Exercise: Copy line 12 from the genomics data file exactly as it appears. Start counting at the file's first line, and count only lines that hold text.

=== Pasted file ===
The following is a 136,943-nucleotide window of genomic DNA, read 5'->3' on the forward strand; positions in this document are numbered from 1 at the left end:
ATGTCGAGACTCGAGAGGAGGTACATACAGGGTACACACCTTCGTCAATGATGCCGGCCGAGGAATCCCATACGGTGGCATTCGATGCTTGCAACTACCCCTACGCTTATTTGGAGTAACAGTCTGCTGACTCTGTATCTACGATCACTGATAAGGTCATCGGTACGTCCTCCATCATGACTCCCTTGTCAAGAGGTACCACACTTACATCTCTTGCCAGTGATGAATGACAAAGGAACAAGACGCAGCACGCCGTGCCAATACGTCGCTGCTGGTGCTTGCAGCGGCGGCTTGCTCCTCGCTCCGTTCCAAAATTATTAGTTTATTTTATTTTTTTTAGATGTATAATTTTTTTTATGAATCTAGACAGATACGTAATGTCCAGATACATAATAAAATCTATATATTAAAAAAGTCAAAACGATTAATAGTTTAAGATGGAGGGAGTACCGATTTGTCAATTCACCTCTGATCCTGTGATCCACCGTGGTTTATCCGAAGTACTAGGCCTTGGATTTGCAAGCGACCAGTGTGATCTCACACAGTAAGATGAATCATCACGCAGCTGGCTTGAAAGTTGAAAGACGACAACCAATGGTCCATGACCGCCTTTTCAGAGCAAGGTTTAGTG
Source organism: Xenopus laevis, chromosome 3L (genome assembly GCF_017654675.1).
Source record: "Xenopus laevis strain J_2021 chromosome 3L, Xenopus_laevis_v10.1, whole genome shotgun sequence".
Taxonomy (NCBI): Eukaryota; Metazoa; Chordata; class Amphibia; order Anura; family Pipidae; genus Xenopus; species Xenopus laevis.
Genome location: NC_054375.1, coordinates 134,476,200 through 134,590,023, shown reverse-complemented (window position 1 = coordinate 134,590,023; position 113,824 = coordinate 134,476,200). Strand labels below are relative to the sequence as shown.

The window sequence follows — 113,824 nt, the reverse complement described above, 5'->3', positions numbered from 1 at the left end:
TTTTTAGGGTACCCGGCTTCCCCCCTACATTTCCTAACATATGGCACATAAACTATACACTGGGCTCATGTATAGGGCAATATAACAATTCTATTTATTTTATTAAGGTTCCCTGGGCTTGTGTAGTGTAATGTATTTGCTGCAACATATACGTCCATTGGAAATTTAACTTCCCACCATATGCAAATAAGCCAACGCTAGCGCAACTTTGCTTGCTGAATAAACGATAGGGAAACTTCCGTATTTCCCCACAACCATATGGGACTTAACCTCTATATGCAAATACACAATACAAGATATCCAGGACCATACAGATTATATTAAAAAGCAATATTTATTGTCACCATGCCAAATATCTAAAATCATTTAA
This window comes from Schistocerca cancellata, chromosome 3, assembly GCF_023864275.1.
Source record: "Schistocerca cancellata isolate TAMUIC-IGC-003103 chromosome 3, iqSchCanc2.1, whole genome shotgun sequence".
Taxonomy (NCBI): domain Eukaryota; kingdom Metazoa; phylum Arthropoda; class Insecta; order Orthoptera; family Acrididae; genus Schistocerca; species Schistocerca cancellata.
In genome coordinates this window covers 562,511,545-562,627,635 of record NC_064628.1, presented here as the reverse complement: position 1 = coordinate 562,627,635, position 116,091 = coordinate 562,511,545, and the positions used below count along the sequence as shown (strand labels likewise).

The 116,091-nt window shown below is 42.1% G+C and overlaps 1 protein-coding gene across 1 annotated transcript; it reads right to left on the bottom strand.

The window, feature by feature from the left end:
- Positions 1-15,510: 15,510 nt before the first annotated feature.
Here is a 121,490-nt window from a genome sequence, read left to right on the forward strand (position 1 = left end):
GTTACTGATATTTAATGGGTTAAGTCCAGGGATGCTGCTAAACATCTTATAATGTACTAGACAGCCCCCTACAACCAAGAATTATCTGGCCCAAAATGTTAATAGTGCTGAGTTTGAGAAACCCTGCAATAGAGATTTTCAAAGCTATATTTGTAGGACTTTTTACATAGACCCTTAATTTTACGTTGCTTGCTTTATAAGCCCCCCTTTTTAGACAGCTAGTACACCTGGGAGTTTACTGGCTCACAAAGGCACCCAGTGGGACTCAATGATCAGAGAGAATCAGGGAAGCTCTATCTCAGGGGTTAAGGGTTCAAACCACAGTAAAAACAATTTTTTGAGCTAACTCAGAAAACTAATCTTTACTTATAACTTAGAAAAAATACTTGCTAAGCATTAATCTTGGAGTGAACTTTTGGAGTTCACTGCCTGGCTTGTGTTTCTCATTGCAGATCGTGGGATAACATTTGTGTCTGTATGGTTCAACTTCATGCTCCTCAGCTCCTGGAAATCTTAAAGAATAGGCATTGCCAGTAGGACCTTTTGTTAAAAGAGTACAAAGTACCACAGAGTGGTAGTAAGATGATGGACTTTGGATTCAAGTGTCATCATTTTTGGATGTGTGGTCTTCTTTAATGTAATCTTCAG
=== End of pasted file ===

In genome coordinates this window covers 562,511,545-562,627,635 of record NC_064628.1, presented here as the reverse complement: position 1 = coordinate 562,627,635, position 116,091 = coordinate 562,511,545, and the positions used below count along the sequence as shown (strand labels likewise).